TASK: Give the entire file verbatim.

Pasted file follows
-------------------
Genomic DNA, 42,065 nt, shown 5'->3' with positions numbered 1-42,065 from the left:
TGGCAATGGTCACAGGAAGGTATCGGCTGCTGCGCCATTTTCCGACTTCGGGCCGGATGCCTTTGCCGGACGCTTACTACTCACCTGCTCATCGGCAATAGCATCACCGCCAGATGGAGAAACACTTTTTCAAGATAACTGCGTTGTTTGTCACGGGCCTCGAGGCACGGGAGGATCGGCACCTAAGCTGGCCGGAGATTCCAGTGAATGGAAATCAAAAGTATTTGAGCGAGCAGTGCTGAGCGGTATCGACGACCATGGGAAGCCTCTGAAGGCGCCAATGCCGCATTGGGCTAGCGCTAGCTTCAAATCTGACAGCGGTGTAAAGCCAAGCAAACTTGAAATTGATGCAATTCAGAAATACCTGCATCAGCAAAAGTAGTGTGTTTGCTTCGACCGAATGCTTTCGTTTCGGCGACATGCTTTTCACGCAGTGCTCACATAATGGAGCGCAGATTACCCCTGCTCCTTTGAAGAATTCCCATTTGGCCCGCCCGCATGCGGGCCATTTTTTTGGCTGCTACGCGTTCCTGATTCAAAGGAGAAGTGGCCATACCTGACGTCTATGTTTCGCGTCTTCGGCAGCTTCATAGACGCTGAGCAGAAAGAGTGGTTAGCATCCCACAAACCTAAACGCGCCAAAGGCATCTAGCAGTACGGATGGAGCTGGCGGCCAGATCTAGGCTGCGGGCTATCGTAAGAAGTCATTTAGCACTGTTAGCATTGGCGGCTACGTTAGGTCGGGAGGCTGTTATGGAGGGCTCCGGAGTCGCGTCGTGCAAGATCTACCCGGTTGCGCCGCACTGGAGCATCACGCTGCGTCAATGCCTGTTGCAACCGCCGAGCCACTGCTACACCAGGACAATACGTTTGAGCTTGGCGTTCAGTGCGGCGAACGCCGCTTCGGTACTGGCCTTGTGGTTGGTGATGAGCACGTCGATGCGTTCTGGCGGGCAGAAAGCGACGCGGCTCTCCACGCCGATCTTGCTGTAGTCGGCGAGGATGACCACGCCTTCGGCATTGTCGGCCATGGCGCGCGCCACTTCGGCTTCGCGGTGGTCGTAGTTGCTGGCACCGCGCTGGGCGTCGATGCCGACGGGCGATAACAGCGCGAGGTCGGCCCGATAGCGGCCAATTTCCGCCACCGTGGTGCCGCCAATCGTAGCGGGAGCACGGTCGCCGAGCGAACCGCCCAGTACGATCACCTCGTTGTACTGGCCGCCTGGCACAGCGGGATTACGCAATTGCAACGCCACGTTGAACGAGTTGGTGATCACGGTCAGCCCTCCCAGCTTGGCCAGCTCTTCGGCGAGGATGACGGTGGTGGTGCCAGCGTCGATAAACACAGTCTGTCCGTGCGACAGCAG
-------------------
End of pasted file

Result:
Genomic DNA, 42,065 nt, shown 5'->3' with positions numbered 1-42,065 from the left:
TGGCAATGGTCACAGGAAGGTATCGGCTGCTGCGCCATTTTCCGACTTCGGGCCGGATGCCTTTGCCGGACGCTTACTACTCACCTGCTCATCGGCAATAGCATCACCGCCAGATGGAGAAACACTTTTTCAAGATAACTGCGTTGTTTGTCACGGGCCTCGAGGCACGGGAGGATCGGCACCTAAGCTGGCCGGAGATTCCAGTGAATGGAAATCAAAAGTATTTGAGCGAGCAGTGCTGAGCGGTATCGACGACCATGGGAAGCCTCTGAAGGCGCCAATGCCGCATTGGGCTAGCGCTAGCTTCAAATCTGACAGCGGTGTAAAGCCAAGCAAACTTGAAATTGATGCAATTCAGAAATACCTGCATCAGCAAAAGTAGTGTGTTTGCTTCGACCGAATGCTTTCGTTTCGGCGACATGCTTTTCACGCAGTGCTCACATAATGGAGCGCAGATTACCCCTGCTCCTTTGAAGAATTCCCATTTGGCCCGCCCGCATGCGGGCCATTTTTTTGGCTGCTACGCGTTCCTGATTCAAAGGAGAAGTGGCCATACCTGACGTCTATGTTTCGCGTCTTCGGCAGCTTCATAGACGCTGAGCAGAAAGAGTGGTTAGCATCCCACAAACCTAAACGCGCCAAAGGCATCTAGCAGTACGGATGGAGCTGGCGGCCAGATCTAGGCTGCGGGCTATCGTAAGAAGTCATTTAGCACTGTTAGCATTGGCGGCTACGTTAGGTCGGGAGGCTGTTATGGAGGGCTCCGGAGTCGCGTCGTGCAAGATCTACCCGGTTGCGCCGCACTGGAGCATCACGCTGCGTCAATGCCTGTTGCAACCGCCGAGCCACTGCTACACCAGGACAATACGTTTGAGCTTGGCGTTCAGTGCGGCGAACGCCGCTTCGGTACTGGCCTTGTGGTTGGTGATGAGCACGTCGATGCGTTCTGGCGGGCAGAAAGCGACGCGGCTCTCCACGCCGATCTTGCTGTAGTCGGCGAGGATGACCACGCCTTCGGCATTGTCGGCCATGGCGCGCGCCACTTCGGCTTCGCGGTGGTCGTAGTTGCTGGCACCGCGCTGGGCGTCGATGCCGACGGGCGATAACAGCGCGAGGTCGGCCCGATAGCGGCCAATTTCCGCCACCGTGGTGCCGCCAATCGTAGCGGGAGCACGGTCGCCGAGCGAACCGCCCAGTACGATCACCTCGTTGTACTGGCCGCCTGGCACAGCGGGATTACGCAATTGCAACGCCACGTTGAACGAGTTGGTGATCACGGTCAGCCCTCCCAGCTTGGCCAGCTCTTCGGCGAGGATGACGGTGGTGGTGCCAGCGTCGATAAACACAGTCTGTCCGTGCGACAGCAG